And speaking of conflicts in rooms with plumbing: we will now have two bathrooms, though only 1 has a shower. No more worries about an ill-timed bowel movement when people are trying to brush teeth during the morning rush, we can have the offending element take “potty-B” and work it out as we file through and do our dental ablutions in a neat and orderly file in the master bathroom. The plumbing and construction look like that good early 60s vintage, though the water-saver showerhead is not long for my apartment. The tiles are all good, there is no decay or mold or cockamamie cosmetic paint (read camouflage), it is all so well maintained that I am ashamed of all of the messed-up places I’ve tolerated in my adult apartment-dwelling-life.
(Below and above the flags and next to the morning glory is our balcony)
Hard upon the two bathrooms is a closet that is so large that I immediately thought of putting a washer and dryer in there, though on sober reflection I think an office or computer nook might be better. Linda, however, smartly points out that we want the computer with internet access in a public space for reasons I don’t want to think about. The closet is about 4×3, which is much larger than the closet under the stairs where we had an office when I finished my dissertation.
Running around the flat on first
There is only one real drawback (besides moving during the semester) and that is storage space. We have a lot of (hard to access) storage space here in the attic, but maybe we’ll have to rent a storage space someplace for a couple of years until we get through the waiting list for a place here. There are multiple waiting-lists we’ll qualify for now: there is a whole magical world of wait-lists in the Big Six: there’s the storage room list, the parking lot list (and these are just the ones they let we new initiates know about). It will be a good use of the hundreds of dollars we’ll be saving in rent every month. I mean really, who wants to winter in the DR, or visit Javier, Julia and Lulu in Australia, or buy a minivan that we don’t fill so we can bring friends places out of the city?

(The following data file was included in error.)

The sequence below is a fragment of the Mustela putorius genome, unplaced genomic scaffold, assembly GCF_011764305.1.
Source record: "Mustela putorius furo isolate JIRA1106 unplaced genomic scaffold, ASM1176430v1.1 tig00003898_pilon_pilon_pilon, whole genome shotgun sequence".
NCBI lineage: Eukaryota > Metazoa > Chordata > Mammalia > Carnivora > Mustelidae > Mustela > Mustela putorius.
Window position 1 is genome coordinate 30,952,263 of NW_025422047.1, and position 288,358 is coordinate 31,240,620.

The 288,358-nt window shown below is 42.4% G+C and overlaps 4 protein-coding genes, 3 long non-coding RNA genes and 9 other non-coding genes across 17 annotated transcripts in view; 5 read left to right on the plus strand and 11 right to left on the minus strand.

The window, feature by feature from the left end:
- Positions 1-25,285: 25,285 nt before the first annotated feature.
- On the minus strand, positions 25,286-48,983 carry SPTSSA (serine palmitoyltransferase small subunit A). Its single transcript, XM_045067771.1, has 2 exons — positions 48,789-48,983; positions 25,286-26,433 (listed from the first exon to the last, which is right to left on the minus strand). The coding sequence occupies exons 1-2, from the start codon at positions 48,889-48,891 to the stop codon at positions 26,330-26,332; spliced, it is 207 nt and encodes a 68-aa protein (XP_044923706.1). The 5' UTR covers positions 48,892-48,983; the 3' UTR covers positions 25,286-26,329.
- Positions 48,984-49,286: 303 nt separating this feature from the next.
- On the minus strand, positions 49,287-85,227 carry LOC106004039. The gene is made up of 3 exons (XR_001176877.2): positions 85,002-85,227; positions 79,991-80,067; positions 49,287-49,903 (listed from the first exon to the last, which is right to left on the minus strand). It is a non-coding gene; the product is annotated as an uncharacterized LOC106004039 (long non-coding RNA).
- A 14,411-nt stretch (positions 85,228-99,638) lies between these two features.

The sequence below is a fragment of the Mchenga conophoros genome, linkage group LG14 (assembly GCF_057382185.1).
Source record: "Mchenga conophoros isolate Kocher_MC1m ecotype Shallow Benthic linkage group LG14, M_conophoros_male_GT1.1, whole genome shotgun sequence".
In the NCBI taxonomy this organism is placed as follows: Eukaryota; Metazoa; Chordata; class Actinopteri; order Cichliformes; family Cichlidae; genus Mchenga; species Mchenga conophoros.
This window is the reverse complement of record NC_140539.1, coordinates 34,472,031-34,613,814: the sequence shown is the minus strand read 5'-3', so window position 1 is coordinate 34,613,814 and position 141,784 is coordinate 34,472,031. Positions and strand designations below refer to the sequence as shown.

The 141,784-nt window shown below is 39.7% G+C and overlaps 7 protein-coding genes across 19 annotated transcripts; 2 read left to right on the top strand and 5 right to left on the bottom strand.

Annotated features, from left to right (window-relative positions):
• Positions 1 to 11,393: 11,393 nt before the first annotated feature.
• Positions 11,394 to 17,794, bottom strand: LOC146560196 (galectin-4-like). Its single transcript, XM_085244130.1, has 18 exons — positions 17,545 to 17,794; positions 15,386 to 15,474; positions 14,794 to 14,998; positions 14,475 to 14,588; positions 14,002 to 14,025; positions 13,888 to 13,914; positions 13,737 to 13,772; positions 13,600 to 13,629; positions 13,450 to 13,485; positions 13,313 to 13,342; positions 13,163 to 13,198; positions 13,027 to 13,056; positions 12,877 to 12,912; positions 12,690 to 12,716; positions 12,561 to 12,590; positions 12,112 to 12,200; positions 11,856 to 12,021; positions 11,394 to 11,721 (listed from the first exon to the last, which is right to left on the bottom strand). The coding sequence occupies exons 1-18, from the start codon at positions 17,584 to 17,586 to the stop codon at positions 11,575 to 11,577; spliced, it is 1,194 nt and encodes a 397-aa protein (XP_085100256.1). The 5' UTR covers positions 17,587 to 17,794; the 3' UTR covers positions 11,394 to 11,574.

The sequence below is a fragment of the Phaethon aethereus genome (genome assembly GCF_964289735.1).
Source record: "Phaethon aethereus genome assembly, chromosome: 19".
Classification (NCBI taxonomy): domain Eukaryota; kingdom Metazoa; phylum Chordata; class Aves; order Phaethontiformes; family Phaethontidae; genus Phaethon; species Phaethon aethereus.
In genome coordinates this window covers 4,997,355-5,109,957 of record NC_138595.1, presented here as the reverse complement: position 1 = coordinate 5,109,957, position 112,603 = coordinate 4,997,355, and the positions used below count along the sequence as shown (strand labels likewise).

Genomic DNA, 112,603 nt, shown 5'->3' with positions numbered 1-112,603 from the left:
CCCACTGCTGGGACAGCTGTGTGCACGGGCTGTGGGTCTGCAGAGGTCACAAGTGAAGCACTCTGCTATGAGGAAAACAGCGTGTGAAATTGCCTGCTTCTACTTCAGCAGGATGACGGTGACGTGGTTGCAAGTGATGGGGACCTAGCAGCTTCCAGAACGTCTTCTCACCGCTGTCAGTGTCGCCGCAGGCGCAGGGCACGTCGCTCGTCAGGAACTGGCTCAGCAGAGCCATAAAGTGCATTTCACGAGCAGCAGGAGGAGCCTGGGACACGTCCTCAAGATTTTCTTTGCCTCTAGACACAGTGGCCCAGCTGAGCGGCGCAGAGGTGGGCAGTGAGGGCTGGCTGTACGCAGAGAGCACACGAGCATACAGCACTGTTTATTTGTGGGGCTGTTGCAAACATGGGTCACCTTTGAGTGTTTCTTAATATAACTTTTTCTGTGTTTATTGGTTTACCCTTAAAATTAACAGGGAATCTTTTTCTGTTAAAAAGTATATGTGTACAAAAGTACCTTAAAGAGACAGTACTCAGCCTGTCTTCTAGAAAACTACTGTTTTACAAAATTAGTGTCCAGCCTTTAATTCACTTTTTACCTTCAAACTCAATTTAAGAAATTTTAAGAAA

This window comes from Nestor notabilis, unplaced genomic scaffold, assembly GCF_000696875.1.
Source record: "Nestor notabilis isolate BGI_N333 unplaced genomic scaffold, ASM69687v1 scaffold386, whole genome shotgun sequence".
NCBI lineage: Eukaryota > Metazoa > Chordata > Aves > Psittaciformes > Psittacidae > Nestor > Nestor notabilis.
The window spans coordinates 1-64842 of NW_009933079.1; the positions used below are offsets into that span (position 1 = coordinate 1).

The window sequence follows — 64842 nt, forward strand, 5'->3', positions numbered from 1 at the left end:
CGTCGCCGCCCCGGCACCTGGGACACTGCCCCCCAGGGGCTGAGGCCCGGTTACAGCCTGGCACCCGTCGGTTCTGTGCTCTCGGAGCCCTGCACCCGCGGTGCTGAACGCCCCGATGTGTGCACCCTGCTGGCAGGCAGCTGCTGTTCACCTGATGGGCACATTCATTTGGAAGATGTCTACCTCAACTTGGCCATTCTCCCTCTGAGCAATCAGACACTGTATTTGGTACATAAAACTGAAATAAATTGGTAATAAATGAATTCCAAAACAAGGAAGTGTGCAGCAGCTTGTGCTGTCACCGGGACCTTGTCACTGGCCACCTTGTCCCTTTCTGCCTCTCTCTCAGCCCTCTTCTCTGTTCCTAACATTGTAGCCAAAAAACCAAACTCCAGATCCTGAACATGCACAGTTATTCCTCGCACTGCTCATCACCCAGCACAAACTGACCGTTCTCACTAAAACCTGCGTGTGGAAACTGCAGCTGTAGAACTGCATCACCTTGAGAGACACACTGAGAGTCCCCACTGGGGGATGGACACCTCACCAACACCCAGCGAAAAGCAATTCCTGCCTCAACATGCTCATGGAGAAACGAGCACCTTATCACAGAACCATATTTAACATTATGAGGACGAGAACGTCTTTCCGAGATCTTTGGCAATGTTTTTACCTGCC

There is a bike room, so I can take my bike off the street, and move the kids’ bike inside too. In fact, maybe I’ll buy them better bikes, since they don’t have to live on Skillman Ave anymore.
As I got up early this morning and worked on my lessons and grading, in our cramped cute apartment on a tree-lined block I have to say that I am sad about having to move. Yesterday one of Mason’s friends came to the door and invited him out to play soccer at the park, and he could just go. Tomorrow, around the corner and across the street there will be a farmers’ market where we’ll pay too much for fresh local produce. I love this safe, cute, quaint, human-scale neighborhood. But the size of the apartment and the savings and the security, and the professionalism, and the maintenance of the Big Six are making us an offer we cannot refuse. (I look forward to an apartment that won’t need me to manually unclog the toilet regularly-yuck!)
So though we’ve been feuding like a sack full of wet Democrats all day long, we are still a family. Chandler Mason Lennox, Linda and Stafford are all grateful for the huge new apartment we might live in. If I can find the right photo you’ll see our happy faces looking around the apartment in awe. I mean they all look big without furniture, but do they all have echoes? This change, though painful and terrifying, will be for the best, إن شاء الله.